Hamman said the state DA group was now doing its own analysis of New York court decisions in the last five years to determine frequency of trial error and misconduct. “There has to be distinction between error and misconduct,” she said.

Morrison said the need for distinction was “true to an extent” and said she “agreed in principle” that some things deserved bar discipline while others did not.

Nevertheless, she said if, for example, a prosecutor made prejudicial remarks to a jury without consequence, the practice could continue for years unchecked.

Patrice O’Shaughnessy, a spokeswoman for Bronx District Attorney Darcel Clark, who took office this January, said the office agreed with “having a formal written policy, enhanced training, and internal review.” She said there has not been a determination on whether to make public the finding of internal reviews.

The report followed prosecutor oversight forums by the Innocence Project and others beginning in 2012, a year after the U.S. Supreme Court overturned a $14 million jury award for a Louisiana man who spent 14 years on death row until a defense-side investigator found an undisclosed lab report.

The 5-4 majority in Connick v. Thompson, 131 S. Ct. 1350, said the prosecutors could not be held liable on a “failure to train” theory

Morrison said the Connick court ruled “civil rights lawsuits for damages, by and large, are not permitted versus prosecutors” reasoning that possible criminal and disciplinary oversight were “robust enough.”

Morrison said the report’s question was how the accountability contemplated in Connick worked in practice. “What we found in our survey was: Not well,” she said.

One of the sources cited in the Innocence Project report was a 2011 Fordham Law Review article by defense attorney Joel Rudin of Manhattan, who has obtained multimillion dollar settlements for wrongful convictions in Brooklyn, the Bronx and Queens, where he argued a failure to discipline after a pattern of Brady violations.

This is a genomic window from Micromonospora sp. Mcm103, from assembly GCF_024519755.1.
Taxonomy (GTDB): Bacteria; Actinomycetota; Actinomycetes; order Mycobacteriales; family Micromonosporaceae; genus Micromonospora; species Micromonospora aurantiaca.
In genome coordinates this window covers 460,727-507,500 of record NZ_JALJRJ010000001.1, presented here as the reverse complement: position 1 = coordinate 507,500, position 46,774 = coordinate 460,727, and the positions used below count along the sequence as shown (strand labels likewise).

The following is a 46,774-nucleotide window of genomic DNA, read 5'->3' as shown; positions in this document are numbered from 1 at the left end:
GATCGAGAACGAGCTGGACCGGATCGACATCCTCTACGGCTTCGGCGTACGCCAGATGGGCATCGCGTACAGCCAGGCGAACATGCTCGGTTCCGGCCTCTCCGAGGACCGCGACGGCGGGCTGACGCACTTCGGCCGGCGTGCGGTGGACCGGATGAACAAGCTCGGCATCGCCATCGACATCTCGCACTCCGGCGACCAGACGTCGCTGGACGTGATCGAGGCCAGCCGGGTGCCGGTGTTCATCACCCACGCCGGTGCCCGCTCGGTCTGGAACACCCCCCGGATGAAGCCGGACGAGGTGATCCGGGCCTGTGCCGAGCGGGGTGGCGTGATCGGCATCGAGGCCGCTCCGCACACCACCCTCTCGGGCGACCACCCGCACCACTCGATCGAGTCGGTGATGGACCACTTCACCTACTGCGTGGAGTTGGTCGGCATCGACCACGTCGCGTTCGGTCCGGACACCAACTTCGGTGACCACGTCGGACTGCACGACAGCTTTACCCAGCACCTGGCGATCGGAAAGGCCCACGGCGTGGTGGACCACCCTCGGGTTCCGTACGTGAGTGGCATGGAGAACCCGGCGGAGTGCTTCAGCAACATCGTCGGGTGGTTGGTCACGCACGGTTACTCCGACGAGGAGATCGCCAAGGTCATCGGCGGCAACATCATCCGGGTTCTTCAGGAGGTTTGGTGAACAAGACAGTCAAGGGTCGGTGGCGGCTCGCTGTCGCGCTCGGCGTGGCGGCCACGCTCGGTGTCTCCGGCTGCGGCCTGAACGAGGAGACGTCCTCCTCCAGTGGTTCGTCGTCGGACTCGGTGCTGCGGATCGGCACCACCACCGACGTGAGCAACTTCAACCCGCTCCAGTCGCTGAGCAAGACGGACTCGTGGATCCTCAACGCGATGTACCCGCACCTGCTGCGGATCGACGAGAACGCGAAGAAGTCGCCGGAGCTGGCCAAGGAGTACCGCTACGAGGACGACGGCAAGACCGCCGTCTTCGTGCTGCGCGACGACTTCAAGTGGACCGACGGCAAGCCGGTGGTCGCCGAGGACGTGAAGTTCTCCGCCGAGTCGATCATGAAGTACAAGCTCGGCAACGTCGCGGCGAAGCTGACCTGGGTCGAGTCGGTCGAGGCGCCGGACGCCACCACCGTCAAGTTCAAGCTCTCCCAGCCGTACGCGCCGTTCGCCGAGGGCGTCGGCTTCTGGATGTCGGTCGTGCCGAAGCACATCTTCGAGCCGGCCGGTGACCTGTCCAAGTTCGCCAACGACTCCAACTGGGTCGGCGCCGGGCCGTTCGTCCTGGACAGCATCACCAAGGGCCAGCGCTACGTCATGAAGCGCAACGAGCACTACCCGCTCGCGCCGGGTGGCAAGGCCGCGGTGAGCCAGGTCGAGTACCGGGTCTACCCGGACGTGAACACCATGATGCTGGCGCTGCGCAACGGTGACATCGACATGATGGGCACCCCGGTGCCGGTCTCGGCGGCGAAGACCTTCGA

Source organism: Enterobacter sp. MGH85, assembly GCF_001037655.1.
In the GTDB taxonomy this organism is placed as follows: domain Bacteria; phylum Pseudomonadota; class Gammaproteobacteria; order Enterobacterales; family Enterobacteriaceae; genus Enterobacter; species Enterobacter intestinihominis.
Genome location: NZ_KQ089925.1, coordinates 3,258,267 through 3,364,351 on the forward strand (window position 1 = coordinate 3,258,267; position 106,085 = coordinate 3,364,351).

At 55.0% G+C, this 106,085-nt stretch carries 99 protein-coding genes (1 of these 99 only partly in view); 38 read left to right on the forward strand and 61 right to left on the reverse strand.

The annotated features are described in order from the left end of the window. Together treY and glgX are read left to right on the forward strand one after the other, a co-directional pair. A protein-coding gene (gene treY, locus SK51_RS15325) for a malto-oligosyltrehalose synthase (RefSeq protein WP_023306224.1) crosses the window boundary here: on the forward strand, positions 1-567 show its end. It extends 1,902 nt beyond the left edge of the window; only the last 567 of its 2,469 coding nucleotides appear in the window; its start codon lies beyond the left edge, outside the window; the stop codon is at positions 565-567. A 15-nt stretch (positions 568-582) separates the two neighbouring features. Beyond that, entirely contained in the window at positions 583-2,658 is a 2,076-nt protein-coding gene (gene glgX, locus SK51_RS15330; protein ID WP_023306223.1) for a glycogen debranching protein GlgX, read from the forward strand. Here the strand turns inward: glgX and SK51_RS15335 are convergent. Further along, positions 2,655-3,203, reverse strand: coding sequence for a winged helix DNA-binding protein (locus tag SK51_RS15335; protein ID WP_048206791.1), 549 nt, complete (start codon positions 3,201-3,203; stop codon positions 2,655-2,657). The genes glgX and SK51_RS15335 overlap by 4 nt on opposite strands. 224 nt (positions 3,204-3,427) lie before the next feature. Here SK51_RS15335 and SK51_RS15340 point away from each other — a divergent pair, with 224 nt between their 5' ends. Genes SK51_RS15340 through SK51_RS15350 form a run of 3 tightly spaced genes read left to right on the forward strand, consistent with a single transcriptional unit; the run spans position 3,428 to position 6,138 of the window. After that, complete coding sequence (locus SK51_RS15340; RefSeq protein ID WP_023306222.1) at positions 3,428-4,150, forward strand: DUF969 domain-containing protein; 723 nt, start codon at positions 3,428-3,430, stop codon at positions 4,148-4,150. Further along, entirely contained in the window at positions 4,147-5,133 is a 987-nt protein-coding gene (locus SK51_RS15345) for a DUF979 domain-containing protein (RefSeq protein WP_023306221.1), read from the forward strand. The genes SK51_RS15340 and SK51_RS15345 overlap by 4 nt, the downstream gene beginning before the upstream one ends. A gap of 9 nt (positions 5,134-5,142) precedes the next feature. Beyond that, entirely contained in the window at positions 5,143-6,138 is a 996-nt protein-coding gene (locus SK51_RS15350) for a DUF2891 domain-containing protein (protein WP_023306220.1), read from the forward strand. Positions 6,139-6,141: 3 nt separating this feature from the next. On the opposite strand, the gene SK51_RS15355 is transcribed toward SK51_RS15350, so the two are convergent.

Rudin said the report offered an “excellent overview of the cause of prosecutorial misconduct and Brady violations and the need to have real weapons to fight against it.”

He noted, “my very subjective opinion is that there is somewhat more sensitivity now to Brady in prosecutors’s offices, but I don’t get the sense there’s much more supervision to ensure compliance.”

A bill currently before the Judiciary committees in both the state Senate and Assembly, A1131/S24, would create a statewide commission styled on the Commission on Judicial Conduct to investigate and recommend punishment for breaches of ethical conduct by prosecutors in the state.

The bill was first introduced in 2014 (NYLJ, June 10, 2014). The bill made it to the Rules Committees in each chamber in 2015.

The New York DA association has raised a number of objections to the measure, including whether a commission can be created legislatively or would need authorization by voters through an amendment to the state constitution.

Last September, a commission on attorney discipline recommended that instead of establishing a new office to handle prosecutorial misconduct claims, the state court system should ensure allegations were sent to the appellate courts’ pre-existing disciplinary committees (NYLJ, Sept. 28, 2015).

The Administrative Board of the Courts has not taken up the recommendation at this time, according to court spokesman Lucian Chalfen.